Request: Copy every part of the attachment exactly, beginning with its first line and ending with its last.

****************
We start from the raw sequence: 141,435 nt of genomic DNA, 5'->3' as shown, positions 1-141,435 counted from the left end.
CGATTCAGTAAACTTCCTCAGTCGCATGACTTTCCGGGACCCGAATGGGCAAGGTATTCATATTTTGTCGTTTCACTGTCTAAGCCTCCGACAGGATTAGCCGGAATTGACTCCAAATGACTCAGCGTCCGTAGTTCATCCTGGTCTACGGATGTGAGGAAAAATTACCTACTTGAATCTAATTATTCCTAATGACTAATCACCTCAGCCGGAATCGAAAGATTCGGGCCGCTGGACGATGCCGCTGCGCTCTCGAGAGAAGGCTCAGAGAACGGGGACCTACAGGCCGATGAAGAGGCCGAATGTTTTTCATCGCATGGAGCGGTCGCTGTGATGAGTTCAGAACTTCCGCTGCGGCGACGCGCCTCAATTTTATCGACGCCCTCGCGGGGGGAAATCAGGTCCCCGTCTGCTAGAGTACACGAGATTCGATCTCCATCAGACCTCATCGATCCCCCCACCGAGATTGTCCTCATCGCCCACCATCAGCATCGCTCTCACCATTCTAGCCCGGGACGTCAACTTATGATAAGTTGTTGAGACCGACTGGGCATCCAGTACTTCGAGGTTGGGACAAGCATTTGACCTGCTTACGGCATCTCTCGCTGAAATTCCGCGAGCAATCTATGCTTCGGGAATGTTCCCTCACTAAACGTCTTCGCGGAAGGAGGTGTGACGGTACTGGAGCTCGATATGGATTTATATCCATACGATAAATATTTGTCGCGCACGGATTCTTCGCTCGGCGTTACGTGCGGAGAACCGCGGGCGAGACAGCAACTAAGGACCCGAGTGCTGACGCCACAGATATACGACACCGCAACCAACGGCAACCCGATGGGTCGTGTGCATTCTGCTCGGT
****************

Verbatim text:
We start from the raw sequence: 141,435 nt of genomic DNA, 5'->3' as shown, positions 1-141,435 counted from the left end.
CGATTCAGTAAACTTCCTCAGTCGCATGACTTTCCGGGACCCGAATGGGCAAGGTATTCATATTTTGTCGTTTCACTGTCTAAGCCTCCGACAGGATTAGCCGGAATTGACTCCAAATGACTCAGCGTCCGTAGTTCATCCTGGTCTACGGATGTGAGGAAAAATTACCTACTTGAATCTAATTATTCCTAATGACTAATCACCTCAGCCGGAATCGAAAGATTCGGGCCGCTGGACGATGCCGCTGCGCTCTCGAGAGAAGGCTCAGAGAACGGGGACCTACAGGCCGATGAAGAGGCCGAATGTTTTTCATCGCATGGAGCGGTCGCTGTGATGAGTTCAGAACTTCCGCTGCGGCGACGCGCCTCAATTTTATCGACGCCCTCGCGGGGGGAAATCAGGTCCCCGTCTGCTAGAGTACACGAGATTCGATCTCCATCAGACCTCATCGATCCCCCCACCGAGATTGTCCTCATCGCCCACCATCAGCATCGCTCTCACCATTCTAGCCCGGGACGTCAACTTATGATAAGTTGTTGAGACCGACTGGGCATCCAGTACTTCGAGGTTGGGACAAGCATTTGACCTGCTTACGGCATCTCTCGCTGAAATTCCGCGAGCAATCTATGCTTCGGGAATGTTCCCTCACTAAACGTCTTCGCGGAAGGAGGTGTGACGGTACTGGAGCTCGATATGGATTTATATCCATACGATAAATATTTGTCGCGCACGGATTCTTCGCTCGGCGTTACGTGCGGAGAACCGCGGGCGAGACAGCAACTAAGGACCCGAGTGCTGACGCCACAGATATACGACACCGCAACCAACGGCAACCCGATGGGTCGTGTGCATTCTGCTCGGT